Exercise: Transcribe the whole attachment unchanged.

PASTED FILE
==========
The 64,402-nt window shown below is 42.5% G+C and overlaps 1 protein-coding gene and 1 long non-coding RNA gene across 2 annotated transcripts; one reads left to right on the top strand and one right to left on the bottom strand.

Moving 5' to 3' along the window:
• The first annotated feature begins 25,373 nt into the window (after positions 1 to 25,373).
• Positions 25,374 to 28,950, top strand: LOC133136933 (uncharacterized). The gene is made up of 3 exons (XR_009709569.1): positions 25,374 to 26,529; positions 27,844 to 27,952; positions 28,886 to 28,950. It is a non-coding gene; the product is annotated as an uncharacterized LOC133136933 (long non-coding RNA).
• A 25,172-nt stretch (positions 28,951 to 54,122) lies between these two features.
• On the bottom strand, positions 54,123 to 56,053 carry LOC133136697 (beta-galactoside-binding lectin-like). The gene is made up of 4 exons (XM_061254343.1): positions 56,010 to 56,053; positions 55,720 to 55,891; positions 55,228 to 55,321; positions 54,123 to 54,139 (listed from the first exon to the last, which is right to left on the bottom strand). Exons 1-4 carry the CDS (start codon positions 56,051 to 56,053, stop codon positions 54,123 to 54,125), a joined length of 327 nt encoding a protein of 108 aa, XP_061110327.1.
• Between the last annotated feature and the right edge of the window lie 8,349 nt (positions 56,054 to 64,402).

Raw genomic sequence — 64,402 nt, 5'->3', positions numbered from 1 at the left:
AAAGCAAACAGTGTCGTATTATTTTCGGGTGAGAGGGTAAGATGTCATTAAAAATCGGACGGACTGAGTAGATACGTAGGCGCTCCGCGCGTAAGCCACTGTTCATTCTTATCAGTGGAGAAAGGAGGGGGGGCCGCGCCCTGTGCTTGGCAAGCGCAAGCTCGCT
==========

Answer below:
The 64,402-nt window shown below is 42.5% G+C and overlaps 1 protein-coding gene and 1 long non-coding RNA gene across 2 annotated transcripts; one reads left to right on the top strand and one right to left on the bottom strand.

Moving 5' to 3' along the window:
• The first annotated feature begins 25,373 nt into the window (after positions 1 to 25,373).
• Positions 25,374 to 28,950, top strand: LOC133136933 (uncharacterized). The gene is made up of 3 exons (XR_009709569.1): positions 25,374 to 26,529; positions 27,844 to 27,952; positions 28,886 to 28,950. It is a non-coding gene; the product is annotated as an uncharacterized LOC133136933 (long non-coding RNA).
• A 25,172-nt stretch (positions 28,951 to 54,122) lies between these two features.
• On the bottom strand, positions 54,123 to 56,053 carry LOC133136697 (beta-galactoside-binding lectin-like). The gene is made up of 4 exons (XM_061254343.1): positions 56,010 to 56,053; positions 55,720 to 55,891; positions 55,228 to 55,321; positions 54,123 to 54,139 (listed from the first exon to the last, which is right to left on the bottom strand). Exons 1-4 carry the CDS (start codon positions 56,051 to 56,053, stop codon positions 54,123 to 54,125), a joined length of 327 nt encoding a protein of 108 aa, XP_061110327.1.
• Between the last annotated feature and the right edge of the window lie 8,349 nt (positions 56,054 to 64,402).

Raw genomic sequence — 64,402 nt, 5'->3', positions numbered from 1 at the left:
AAAGCAAACAGTGTCGTATTATTTTCGGGTGAGAGGGTAAGATGTCATTAAAAATCGGACGGACTGAGTAGATACGTAGGCGCTCCGCGCGTAAGCCACTGTTCATTCTTATCAGTGGAGAAAGGAGGGGGGGCCGCGCCCTGTGCTTGGCAAGCGCAAGCTCGCT